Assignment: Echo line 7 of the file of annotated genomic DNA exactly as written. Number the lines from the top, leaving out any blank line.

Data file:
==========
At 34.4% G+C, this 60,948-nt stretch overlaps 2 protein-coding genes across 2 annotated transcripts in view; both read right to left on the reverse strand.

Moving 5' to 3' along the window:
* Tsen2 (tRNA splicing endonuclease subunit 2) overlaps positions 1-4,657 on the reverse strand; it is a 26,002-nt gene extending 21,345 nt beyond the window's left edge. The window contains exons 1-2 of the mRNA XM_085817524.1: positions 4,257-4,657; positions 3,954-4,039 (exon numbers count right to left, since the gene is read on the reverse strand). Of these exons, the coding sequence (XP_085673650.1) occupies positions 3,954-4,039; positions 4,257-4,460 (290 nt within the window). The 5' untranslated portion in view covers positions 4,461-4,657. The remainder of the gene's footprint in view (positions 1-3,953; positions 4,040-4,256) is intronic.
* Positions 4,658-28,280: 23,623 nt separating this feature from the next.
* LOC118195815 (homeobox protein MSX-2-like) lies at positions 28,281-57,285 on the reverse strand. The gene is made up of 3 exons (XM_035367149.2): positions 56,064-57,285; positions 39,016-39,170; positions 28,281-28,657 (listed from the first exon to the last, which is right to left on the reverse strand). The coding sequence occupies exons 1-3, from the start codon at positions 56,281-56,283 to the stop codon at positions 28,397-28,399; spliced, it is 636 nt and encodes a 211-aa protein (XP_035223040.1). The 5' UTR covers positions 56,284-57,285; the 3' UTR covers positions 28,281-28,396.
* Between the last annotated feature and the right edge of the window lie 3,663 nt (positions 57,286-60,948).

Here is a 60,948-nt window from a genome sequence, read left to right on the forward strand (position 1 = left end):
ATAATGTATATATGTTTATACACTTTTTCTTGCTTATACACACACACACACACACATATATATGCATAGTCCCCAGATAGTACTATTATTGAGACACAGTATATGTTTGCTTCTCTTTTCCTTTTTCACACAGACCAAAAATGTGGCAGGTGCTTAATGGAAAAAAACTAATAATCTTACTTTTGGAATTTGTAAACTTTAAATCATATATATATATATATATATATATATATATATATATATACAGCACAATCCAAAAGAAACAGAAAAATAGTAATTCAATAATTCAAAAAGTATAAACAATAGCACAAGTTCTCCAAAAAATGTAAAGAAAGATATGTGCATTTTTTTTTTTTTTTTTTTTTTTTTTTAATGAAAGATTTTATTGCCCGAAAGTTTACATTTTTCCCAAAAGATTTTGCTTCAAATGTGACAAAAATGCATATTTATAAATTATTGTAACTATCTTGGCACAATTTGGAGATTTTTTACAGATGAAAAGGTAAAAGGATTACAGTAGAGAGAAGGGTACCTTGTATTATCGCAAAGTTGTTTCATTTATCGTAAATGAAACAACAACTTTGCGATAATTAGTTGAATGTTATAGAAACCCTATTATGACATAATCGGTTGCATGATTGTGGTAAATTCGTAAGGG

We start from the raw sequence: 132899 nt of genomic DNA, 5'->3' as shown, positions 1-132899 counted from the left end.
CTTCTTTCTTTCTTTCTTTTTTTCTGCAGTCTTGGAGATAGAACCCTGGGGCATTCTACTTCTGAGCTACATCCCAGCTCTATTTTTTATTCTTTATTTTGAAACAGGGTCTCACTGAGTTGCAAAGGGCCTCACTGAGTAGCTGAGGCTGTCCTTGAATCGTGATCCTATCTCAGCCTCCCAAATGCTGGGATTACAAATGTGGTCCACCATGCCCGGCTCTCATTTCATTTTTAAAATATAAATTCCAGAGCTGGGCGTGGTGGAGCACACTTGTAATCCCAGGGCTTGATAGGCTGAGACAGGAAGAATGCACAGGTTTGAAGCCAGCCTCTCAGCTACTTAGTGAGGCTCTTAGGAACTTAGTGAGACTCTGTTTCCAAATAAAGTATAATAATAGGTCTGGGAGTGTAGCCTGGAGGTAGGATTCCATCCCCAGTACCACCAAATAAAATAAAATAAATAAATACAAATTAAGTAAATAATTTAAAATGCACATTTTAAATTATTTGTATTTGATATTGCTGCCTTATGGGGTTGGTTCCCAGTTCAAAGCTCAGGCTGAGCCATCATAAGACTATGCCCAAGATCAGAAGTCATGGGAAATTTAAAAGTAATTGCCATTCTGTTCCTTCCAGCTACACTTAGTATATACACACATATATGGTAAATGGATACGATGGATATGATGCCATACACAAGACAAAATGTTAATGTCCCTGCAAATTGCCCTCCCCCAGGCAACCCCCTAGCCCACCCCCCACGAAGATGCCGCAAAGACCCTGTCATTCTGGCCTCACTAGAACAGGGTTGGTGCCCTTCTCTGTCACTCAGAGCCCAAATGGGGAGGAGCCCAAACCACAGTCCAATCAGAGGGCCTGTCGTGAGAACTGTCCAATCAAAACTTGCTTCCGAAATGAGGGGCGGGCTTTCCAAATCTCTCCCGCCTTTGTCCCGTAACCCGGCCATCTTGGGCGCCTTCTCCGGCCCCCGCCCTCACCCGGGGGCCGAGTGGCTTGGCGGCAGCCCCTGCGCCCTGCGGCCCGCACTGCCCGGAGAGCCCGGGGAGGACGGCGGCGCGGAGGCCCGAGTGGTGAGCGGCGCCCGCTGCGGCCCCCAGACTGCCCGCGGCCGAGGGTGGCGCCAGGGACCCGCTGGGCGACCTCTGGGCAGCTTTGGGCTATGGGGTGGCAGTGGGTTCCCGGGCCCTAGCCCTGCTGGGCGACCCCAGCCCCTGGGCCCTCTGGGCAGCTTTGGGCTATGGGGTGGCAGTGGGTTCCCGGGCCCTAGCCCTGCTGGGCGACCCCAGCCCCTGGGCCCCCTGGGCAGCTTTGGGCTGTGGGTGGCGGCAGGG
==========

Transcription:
Here is a 60,948-nt window from a genome sequence, read left to right on the forward strand (position 1 = left end):